Crossed eyes, or strabismus, is a condition in which both eyes do not look at the same place at the same time. It usually occurs in people who have poor eye muscle control or are very farsighted.
Six muscles attach to each eye to control how it moves. The muscles receive signals from the brain that direct their movements. Normally, the eyes work together so they both point at the same place. When problems develop with eye movement control, an eye may turn in, out, up or down. The eye turning may occur all the time or may appear only when the person is tired, ill, or has done a lot of reading or close work. In some cases, the same eye may turn each time. In other cases, the eyes may alternate turning.
Proper eye alignment is important to avoid seeing double, for good depth perception, and to prevent the development of poor vision in the turned eye. When the eyes are misaligned, the brain receives two different images. At first, this may create double vision and confusion. But over time the brain will learn to ignore the image from the turned eye. Untreated eye turning can lead to permanently reduced vision in one eye. This condition is called amblyopia or lazy eye.
Some babies' eyes may appear to be misaligned, but they are actually both aiming at the same object. This is a condition called pseudostrabismus or false strabismus. The appearance of crossed eyes may be due to extra skin that covers the inner corner of the eyes or a wide bridge of the nose. Usually, the appearance of crossed eyes will go away as the baby's face begins to grow.
Strabismus usually develops in infants and young children, most often by age 3. But older children and adults can also develop the condition.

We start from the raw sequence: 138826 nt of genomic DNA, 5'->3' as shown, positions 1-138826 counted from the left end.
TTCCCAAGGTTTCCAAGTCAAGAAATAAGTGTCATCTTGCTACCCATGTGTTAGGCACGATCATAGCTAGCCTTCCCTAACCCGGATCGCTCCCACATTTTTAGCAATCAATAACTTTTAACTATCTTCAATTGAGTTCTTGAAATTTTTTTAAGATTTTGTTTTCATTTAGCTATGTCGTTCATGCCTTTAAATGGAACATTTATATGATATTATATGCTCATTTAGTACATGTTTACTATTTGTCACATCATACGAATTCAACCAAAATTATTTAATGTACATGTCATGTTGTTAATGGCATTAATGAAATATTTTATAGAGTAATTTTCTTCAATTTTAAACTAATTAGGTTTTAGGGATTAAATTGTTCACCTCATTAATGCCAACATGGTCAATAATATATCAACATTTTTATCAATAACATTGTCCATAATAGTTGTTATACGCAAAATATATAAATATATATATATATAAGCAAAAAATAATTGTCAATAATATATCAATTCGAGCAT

People often believe that a child with strabismus will outgrow the condition. However, this is not true. In fact, strabismus may get worse without treatment. An optometrist should examine any child older than 4 months whose eyes do not appear to be straight all the time.
Strabismus is classified by the direction the eye turns:
- Inward turning is called esotropia
- Outward turning is called exotropia
- Upward turning is called hypertropia
- Downward turning is called hypotropia.
Other classifications of strabismus include:
The frequency with which it occurs—either constant or intermittent
Whether it always involves the same eye—unilateral
If the turning eye is sometimes the right eye and other times the left eye—alternating.
Treatment for strabismus may include eyeglasses, prisms, vision therapy, or eye muscle surgery. If detected and treated early, strabismus can often be corrected with excellent results.